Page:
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We look at the yield curve, its various forms, and how it can help investors.
The yield curve is a graphical representation of the gap between interest rates on short and long-term US government bonds, known as treasuries.
In fact, all countries have a yield curve for their bond markets, which plots the interest rates at set points in time for bonds that have equal quality in credit terms, but differing maturity dates. But given the importance of the US to the world economy, it is the American yield curve that commands most attention.
The yield curve provides a graphical representation of investor attitudes towards risks. By assuming that the bonds on the graph are equal in terms of quality and maturity dates (ie when they expire), we can see how investors feel about the outlook for an economy.
The US Treasury yield curve is most frequently employed, as it acts as a proxy for risk appetite around the globe. When investors feel confident about the outlook for the economy, they are happy to invest in riskier assets such as stocks and commodities and are unconcerned about holding long-term bonds that offer low rates of capital and income return, relative to other assets. Thus they sell their bond holdings, which causes the yield to go up (bond prices and yields move inversely).
The concept of a yield curve is to provide an indication of future changes in interest rates and economic growth. Yield curves come in three types:
Yield curves are most often discussed in relation to the US economy and its government bond market, since it is the largest in the world, and its direction usually sets the tone for others. A flattening US yield curve suggests the bond market has become more pessimistic about future growth.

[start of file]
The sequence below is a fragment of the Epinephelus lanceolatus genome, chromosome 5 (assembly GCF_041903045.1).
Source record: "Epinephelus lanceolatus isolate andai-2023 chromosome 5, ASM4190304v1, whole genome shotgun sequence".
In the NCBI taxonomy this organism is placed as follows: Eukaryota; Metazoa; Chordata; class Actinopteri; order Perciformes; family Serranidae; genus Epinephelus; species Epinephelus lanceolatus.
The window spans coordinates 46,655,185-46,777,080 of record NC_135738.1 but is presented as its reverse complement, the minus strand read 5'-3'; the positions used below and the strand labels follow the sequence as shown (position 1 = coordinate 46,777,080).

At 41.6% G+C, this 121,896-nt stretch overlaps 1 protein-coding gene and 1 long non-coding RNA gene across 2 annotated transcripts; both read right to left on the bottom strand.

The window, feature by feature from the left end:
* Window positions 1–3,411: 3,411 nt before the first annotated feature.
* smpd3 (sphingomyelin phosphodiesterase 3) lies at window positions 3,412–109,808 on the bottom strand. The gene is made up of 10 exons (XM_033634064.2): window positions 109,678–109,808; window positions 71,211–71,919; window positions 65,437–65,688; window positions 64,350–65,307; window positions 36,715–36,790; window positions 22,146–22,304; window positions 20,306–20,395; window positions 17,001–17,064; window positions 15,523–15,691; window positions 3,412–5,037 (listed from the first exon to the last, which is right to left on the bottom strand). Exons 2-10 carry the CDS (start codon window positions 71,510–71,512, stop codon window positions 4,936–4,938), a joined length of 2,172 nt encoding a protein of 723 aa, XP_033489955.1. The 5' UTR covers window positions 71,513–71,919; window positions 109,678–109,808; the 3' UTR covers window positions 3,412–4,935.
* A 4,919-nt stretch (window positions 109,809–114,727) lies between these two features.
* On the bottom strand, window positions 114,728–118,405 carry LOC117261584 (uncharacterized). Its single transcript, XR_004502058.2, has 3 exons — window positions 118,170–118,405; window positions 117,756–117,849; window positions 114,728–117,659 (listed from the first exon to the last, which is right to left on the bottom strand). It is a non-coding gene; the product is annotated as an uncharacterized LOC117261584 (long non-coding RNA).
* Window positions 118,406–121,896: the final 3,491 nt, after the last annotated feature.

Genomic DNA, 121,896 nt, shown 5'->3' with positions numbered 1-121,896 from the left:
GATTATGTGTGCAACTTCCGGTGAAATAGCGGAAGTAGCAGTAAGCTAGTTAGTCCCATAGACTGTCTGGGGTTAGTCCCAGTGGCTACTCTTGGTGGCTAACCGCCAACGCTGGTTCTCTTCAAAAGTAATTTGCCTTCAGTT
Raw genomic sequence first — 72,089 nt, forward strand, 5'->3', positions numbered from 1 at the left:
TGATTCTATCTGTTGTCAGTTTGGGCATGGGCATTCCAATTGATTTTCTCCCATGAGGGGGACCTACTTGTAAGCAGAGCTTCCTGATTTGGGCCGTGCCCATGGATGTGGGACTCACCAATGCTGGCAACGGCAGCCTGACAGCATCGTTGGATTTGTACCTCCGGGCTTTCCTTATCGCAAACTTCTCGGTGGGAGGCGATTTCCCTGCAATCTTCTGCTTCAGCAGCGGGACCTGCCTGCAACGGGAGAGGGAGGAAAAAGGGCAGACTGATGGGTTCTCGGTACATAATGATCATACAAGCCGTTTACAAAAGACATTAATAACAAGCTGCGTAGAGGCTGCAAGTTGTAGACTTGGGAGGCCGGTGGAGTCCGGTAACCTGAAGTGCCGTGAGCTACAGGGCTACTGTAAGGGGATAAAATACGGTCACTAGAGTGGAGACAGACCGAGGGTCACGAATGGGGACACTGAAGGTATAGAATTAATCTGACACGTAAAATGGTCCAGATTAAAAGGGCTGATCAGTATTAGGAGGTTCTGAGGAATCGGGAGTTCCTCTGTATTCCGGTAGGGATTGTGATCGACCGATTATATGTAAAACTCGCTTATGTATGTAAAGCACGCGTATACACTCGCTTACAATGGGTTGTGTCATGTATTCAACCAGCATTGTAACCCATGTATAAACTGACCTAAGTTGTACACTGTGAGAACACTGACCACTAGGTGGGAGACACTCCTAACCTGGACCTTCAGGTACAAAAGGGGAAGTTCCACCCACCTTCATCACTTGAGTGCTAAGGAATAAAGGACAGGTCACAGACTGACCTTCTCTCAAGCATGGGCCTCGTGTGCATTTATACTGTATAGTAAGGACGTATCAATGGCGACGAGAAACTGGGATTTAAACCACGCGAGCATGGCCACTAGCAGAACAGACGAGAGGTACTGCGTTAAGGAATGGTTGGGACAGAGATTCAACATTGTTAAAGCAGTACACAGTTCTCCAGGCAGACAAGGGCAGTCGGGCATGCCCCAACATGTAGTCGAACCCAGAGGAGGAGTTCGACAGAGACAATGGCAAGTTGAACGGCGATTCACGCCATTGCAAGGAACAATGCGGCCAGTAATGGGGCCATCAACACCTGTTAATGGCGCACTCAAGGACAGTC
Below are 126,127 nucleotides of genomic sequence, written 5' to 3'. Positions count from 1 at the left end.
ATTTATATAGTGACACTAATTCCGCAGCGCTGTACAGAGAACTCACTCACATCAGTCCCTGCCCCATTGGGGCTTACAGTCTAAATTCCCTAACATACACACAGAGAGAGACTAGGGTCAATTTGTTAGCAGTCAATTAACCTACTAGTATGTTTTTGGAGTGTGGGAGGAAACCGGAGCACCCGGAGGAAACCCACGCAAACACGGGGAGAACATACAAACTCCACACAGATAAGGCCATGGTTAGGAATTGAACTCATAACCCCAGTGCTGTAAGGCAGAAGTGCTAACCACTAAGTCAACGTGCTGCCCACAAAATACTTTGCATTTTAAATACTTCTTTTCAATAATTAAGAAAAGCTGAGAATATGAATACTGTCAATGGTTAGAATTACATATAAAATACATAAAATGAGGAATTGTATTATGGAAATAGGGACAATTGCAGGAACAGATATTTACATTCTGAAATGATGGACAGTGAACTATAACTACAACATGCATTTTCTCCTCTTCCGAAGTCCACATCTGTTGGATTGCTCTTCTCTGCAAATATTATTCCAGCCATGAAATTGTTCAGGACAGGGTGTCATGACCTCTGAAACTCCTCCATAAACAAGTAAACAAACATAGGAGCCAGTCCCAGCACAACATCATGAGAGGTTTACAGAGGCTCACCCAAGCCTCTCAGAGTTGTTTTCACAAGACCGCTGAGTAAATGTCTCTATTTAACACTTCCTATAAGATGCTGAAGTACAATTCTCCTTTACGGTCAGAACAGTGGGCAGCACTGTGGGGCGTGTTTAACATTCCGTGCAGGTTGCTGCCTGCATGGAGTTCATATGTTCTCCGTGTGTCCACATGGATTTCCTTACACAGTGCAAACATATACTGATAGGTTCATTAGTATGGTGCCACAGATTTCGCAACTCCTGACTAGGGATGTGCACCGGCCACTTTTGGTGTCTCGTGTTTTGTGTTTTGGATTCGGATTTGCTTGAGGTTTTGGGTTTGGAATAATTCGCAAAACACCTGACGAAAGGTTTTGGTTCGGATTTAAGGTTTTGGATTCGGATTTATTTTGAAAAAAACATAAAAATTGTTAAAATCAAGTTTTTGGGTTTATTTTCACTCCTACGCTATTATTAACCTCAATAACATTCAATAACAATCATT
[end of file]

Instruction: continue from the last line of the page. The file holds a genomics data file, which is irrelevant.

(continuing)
The St Louis Federal Reserve maintains a chart of the ten-year Treasury yield minus the two-year Treasury yield, which shows when the curve inverts and falls below the zero line.
An inverted yield curve occurs ahead of each of the US recessions in the past 40 years, and thus should be viewed as a useful indicator for the outlook. It is important to note that the yield curve inverts at least a year ahead of a recession, and thus it is more of a warning signal that flashes amber once an inversion takes place, rather than immediately flashing red.
The inversion of the yield curve is usually something that makes market reporters and financial news channels very excited, since the common view is that it means a recession and/or a bear market (or perhaps both) are just round the corner.
In fact, the data suggests that the S&P 500 gains by a median of 6.6% during the flattening of a yield curve, and that we should be cautious about suggesting that an inverted yield curve is a harbinger of economic doom.
As well as the three types of yield curve, we also have four different regimes for the yield curve:
Research from Blackrock shows that a bear steepener regime is the most benign environment for equities, with an overall return of 10.9% for the S&P 500 in an average six-month period, as rising interest rates and a belief that growth will rise and inflation will remain steady. Meanwhile, a bull steepener is the worst, as the Federal Reserve (Fed) eases monetary policy and investors fret about growth. The average six-month return for the S&P 500 is -5.5%, with most sectors weaker and only those viewed as risk-off (such as consumer staples and utilities), seeing a positive average six-month return in this period.
The yield curve is a handy way of looking at investor risk appetite, and the view of the bond market on economic growth. It is not an exact predictor of whether a bull market is likely to continue or turn into a bear market, but overall it is a good starting point for those looking to gauge whether more economic expansion is likely.
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